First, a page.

The Pratas issue was thrust back on to the front burner on 27 May 2005, when a Taiwan Coast Guard vessel threatened to board the PRC research vessel Feng-Dow No. 4 if it did not immediately depart from the waters off the Pratas Coast. The May 27 incident came in the wake of a series of confrontations between the Taiwan Coast Guard detachment on Pratas and PRC research and fishing vessels operating in the area.

As early as February 2005, the Coast Guard had scuffled with PRC fishermen attempting to construct a temporary shelter on the island. Following that episode, officials tell AIT that up to 200 PRC fishing vessels tried to blockade the Coast Guard facility, ostensibly to protest Taiwan's refusal to allow PRC fishermen to land on the island during bad weather. The confrontation with PRC fishing boats was followed up in April-May by a series of incursions by two PRC research ships, the Tan-Baw and Feng-Dow No. 4, both escorted by PRC fishing vessels.

Taiwan (and Japan) assesses that the PRC may be seeking to use aggressive, but non-violent, measures to gradually push Taiwan personnel off the island to allow the PLA to use the island as a base of operations in the area. Pratas is well-positioned to control shipping lanes into both the Taiwan Strait and, more importantly, the Luzon Strait, through which much of Japan's trade with Southeast Asia and the Middle East flows.

Beijing may wish to control the Pratas facility in order to provide its southern fleet, and especially its submarine force, greater room to operate undetected. Following the reported early June 2005 accident involving a PRC Ming-class submarine near Pratas, Taiwan MND officials publicly touted the island's potential to monitor PLA Navy movements as part of its public campaign to win funding for procurement of P-3C anti-submarine aircraft. Beijing's suspected efforts to use fishing and research vessels to change the facts on the ground are aided by the fact that the Taiwan and international media are barely aware of the island's existence.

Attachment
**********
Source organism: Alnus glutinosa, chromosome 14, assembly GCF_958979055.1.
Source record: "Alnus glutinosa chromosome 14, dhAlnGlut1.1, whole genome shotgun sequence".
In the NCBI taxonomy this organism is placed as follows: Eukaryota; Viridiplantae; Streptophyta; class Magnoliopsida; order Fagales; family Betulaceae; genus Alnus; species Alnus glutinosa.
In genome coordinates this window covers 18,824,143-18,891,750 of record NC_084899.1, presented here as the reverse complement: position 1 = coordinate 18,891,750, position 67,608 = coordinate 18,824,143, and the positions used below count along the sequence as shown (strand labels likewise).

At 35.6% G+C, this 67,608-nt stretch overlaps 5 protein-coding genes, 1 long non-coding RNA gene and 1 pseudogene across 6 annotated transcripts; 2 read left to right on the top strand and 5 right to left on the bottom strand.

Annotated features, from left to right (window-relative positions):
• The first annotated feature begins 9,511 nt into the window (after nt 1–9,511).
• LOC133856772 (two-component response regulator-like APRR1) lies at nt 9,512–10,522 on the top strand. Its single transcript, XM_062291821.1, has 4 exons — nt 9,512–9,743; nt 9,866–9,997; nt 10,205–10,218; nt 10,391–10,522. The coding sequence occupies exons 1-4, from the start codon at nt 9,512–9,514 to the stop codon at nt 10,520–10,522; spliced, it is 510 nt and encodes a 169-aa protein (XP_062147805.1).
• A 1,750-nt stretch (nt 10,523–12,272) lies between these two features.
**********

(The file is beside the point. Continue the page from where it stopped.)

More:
The territorial disputes resurfaced after China stationed an oil rig in the South China Sea on 01 May 2014, sparking anti-Chinese sentiment among the Vietnamese people and leading to protest demonstrations that spread from Ho Chi Min City to Binh Duong province, Dong Nai province, and other areas. Because the Taiwanese factories in those areas bore Chinese characters in their signs, protesters mistook them to be Chinese factories and broke into some of them to loot and set fires. More than 100 Taiwanese factories were damaged, but there were no major personal injuries.

Taiwan is considering stationing armed vessels permanently on a disputed South China Sea island, officials said 15 October 2014. Itu Aba, also known as Tai Ping, is the only island in the Spratlys large enough to accommodate a port - currently under construction. Taiwan had previously said the port, expected to be completed in late 2015, would allow 3,000-ton naval frigates and coastguard cutters to dock there. Officials at Taiwan's Coast Guard, which administers Itu Aba, and Taiwan's Ministry of National Defense, which stations troops there, said the port could become the permanent home of armed vessels.